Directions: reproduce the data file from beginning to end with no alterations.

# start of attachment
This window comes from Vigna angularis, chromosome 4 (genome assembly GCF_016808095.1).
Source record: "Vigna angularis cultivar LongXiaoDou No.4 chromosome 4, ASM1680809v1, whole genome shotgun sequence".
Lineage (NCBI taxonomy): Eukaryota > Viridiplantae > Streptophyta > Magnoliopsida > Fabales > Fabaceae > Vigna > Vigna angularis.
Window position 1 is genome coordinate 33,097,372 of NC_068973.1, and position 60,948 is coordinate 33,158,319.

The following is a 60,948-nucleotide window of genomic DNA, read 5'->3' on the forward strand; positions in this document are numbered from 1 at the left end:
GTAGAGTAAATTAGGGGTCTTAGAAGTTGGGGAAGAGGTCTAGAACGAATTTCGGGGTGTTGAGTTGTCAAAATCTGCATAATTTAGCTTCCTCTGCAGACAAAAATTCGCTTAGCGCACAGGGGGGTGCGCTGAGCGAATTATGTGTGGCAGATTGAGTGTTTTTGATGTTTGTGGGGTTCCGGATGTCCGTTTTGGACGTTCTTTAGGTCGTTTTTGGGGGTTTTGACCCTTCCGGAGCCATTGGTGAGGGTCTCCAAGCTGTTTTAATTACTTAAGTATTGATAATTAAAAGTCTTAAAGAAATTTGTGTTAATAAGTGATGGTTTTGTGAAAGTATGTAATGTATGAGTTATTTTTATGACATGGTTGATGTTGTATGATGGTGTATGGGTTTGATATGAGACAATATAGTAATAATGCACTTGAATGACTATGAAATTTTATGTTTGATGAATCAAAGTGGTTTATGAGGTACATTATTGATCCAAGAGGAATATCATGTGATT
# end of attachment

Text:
This window comes from Vigna angularis, chromosome 4 (genome assembly GCF_016808095.1).
Source record: "Vigna angularis cultivar LongXiaoDou No.4 chromosome 4, ASM1680809v1, whole genome shotgun sequence".
Lineage (NCBI taxonomy): Eukaryota > Viridiplantae > Streptophyta > Magnoliopsida > Fabales > Fabaceae > Vigna > Vigna angularis.
Window position 1 is genome coordinate 33,097,372 of NC_068973.1, and position 60,948 is coordinate 33,158,319.

The following is a 60,948-nucleotide window of genomic DNA, read 5'->3' on the forward strand; positions in this document are numbered from 1 at the left end:
GTAGAGTAAATTAGGGGTCTTAGAAGTTGGGGAAGAGGTCTAGAACGAATTTCGGGGTGTTGAGTTGTCAAAATCTGCATAATTTAGCTTCCTCTGCAGACAAAAATTCGCTTAGCGCACAGGGGGGTGCGCTGAGCGAATTATGTGTGGCAGATTGAGTGTTTTTGATGTTTGTGGGGTTCCGGATGTCCGTTTTGGACGTTCTTTAGGTCGTTTTTGGGGGTTTTGACCCTTCCGGAGCCATTGGTGAGGGTCTCCAAGCTGTTTTAATTACTTAAGTATTGATAATTAAAAGTCTTAAAGAAATTTGTGTTAATAAGTGATGGTTTTGTGAAAGTATGTAATGTATGAGTTATTTTTATGACATGGTTGATGTTGTATGATGGTGTATGGGTTTGATATGAGACAATATAGTAATAATGCACTTGAATGACTATGAAATTTTATGTTTGATGAATCAAAGTGGTTTATGAGGTACATTATTGATCCAAGAGGAATATCATGTGATT